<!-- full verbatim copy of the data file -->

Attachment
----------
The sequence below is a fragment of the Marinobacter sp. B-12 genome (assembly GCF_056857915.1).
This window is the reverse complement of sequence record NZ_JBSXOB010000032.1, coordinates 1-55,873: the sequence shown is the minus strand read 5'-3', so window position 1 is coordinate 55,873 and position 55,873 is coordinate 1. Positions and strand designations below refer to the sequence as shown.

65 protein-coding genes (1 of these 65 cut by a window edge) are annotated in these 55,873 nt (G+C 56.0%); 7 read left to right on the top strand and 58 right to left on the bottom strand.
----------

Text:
The sequence below is a fragment of the Marinobacter sp. B-12 genome (assembly GCF_056857915.1).
This window is the reverse complement of sequence record NZ_JBSXOB010000032.1, coordinates 1-55,873: the sequence shown is the minus strand read 5'-3', so window position 1 is coordinate 55,873 and position 55,873 is coordinate 1. Positions and strand designations below refer to the sequence as shown.

65 protein-coding genes (1 of these 65 cut by a window edge) are annotated in these 55,873 nt (G+C 56.0%); 7 read left to right on the top strand and 58 right to left on the bottom strand.